The easiest way to have a Slicer filter multiple PivotTables is to simply do a copy and paste an existing PivotTable on the same worksheet. It’s that simple. Just by doing the copy and paste, the existing Slicer on the worksheet will automatically get connected to the new PivotTable you created. Let’s go ahead and copy the existing PivotTable we created earlier and move it to the right of the Slicer we created:
You’ll see we have a replica of our original PivotTable starting in column J. For the sake of this example, let’s remove the “Category” field from our new PivotTable and add in the “Main Topic” field instead. Your new PivotTable should now have “Main Video Category” and “Main Topic” in the Rows fields:
Now try clicking on various Main Video Categories in the Slicer and notice how it filters both PivotTables at the same time:
I inserted a PivotChart based off of the first PivotTable, and the Slicer also filters that PivotChart! Now you can see how powerful the Slicer is for making your dashboard more interactive:
How to disconnect a Slicer from filtering a PivotTable
A natural question to wonder about Slicers is can you disconnect a Slicer from a PivotTable? You absolutely can. On a big dashboard, you might have multiple Slicers that are filtering different parts of your dashboard.
When you right-click a Slicer, there’s a “Report Connections” options which let’s you disconnect a PivotTable from one or several PivotTables. In this case, we only have two PivotTables connected to our “Main Video Category” Slicer:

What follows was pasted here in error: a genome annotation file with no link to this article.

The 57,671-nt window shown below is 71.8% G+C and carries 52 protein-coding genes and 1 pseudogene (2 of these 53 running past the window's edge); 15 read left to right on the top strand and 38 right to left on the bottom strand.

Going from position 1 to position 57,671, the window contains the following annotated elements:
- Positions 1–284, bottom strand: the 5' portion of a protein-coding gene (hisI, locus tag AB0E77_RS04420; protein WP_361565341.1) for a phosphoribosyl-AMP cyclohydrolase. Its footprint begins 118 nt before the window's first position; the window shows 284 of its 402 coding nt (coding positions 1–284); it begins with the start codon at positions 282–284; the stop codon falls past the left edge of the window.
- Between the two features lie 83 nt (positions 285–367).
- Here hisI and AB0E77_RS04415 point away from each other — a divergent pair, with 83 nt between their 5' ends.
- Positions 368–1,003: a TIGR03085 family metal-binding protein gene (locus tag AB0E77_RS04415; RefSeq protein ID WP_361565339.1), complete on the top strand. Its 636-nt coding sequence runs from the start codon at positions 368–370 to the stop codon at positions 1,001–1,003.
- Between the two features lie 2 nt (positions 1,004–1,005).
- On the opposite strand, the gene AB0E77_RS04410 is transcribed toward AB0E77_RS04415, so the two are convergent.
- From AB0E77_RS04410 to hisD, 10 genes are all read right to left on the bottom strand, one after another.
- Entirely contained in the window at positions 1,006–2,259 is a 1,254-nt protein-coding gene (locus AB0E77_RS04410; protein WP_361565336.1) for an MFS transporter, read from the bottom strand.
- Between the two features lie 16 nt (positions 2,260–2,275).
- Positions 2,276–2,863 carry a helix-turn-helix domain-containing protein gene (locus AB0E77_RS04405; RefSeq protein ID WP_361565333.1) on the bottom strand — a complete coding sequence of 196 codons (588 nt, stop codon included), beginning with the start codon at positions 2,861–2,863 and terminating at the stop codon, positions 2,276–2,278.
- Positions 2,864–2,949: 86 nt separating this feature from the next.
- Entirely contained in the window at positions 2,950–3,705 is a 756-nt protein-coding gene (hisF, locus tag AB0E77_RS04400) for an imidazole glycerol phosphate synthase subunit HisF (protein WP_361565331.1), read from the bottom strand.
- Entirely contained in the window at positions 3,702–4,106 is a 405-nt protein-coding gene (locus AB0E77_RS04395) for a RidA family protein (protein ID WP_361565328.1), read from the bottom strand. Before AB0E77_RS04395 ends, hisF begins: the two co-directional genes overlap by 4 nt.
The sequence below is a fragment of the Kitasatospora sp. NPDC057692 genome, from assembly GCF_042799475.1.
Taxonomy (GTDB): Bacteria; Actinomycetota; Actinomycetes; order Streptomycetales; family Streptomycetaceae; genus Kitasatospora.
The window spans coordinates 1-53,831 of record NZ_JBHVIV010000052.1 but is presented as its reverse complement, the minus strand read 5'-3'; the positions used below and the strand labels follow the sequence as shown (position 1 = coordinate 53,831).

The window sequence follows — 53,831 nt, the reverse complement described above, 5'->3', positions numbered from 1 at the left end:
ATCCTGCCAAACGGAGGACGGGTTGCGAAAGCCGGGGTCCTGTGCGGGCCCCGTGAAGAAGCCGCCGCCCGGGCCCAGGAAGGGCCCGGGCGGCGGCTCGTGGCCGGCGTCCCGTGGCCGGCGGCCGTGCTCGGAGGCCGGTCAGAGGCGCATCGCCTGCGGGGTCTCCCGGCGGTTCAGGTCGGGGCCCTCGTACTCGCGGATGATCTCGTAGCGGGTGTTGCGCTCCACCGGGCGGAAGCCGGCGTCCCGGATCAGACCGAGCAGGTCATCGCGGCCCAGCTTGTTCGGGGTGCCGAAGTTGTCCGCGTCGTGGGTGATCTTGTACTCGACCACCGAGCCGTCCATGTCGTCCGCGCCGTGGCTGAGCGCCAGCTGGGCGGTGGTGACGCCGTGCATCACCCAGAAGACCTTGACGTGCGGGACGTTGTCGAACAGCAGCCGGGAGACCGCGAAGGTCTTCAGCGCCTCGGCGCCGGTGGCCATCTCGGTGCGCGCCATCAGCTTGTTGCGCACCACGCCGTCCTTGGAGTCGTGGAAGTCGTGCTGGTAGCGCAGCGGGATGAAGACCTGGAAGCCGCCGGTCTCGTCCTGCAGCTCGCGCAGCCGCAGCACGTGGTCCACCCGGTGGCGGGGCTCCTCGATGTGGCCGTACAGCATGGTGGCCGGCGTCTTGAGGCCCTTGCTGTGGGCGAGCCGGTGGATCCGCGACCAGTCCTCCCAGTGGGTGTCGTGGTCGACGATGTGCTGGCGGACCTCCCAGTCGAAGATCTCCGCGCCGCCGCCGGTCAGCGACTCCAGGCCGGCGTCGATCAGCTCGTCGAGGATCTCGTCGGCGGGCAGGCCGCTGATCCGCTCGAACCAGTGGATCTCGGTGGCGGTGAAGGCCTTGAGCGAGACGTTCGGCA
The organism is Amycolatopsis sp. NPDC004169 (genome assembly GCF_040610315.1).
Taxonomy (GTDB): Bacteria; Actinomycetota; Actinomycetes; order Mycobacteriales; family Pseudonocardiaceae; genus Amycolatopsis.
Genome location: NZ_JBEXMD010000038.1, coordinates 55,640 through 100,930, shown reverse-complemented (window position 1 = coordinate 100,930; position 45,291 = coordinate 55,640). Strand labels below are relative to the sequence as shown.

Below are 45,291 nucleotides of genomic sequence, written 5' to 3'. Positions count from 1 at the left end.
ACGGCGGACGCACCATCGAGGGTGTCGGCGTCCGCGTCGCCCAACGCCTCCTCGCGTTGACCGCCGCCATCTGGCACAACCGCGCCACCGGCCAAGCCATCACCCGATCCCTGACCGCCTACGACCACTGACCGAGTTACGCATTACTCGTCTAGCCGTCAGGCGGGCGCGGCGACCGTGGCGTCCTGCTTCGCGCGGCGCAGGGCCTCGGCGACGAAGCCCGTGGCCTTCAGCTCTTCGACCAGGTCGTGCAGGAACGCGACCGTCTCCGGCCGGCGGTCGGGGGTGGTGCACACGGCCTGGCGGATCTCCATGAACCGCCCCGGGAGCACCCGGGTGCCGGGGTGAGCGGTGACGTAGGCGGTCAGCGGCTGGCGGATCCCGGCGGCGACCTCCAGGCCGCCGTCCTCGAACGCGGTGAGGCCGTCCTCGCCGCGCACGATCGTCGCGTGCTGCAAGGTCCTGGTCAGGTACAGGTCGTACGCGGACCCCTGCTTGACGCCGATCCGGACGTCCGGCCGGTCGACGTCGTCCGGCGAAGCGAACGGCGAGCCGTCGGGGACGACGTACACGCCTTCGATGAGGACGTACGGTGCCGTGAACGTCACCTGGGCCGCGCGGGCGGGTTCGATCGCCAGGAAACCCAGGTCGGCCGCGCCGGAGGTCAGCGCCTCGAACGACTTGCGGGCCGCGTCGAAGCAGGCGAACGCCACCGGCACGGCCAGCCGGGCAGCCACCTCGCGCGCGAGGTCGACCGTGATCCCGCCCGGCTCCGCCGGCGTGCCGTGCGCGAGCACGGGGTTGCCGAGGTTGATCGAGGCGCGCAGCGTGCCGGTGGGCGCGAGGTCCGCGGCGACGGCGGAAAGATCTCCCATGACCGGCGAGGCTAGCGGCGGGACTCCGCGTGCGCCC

You’ll notice that the name of our two PivotTables in this example are “PivotTable1” and “PivotTable6.” When you’re copying and pasting PivotTables, Excel automatically assigns these generic names to your PivotTables. You should give your PivotTables unique names so that it’s clear which PivotTable you are connecting and disconnecting from a Slicer.
If you want to rename a PivotTable, click on the “PivotTable Analyze” menu in the ribbon, and in the left-most part of the menu, you’ll see a form to enter the PivotTable Name:
New advanced PivotTable class for creating a dashboard
As I mentioned earlier, I recently launched a brand new advanced Excel class on Skillshare called Advanced PivotTable Techniques for Creating a Cohesive Dashboard. You’ll learn how to use features like Slicers to create an interactive dashboard that your teammates can use to make better business decisions. I had a lot of fun digging into some advanced PivotTable features and I hope they help you analyzing and visualizing data better!
Other Podcasts & Blog Posts
In the 2nd half of the episode, I talk about some episodes and blogs from other people I found interesting:
- Against the Rules with Michael Lewis: Six Levels Down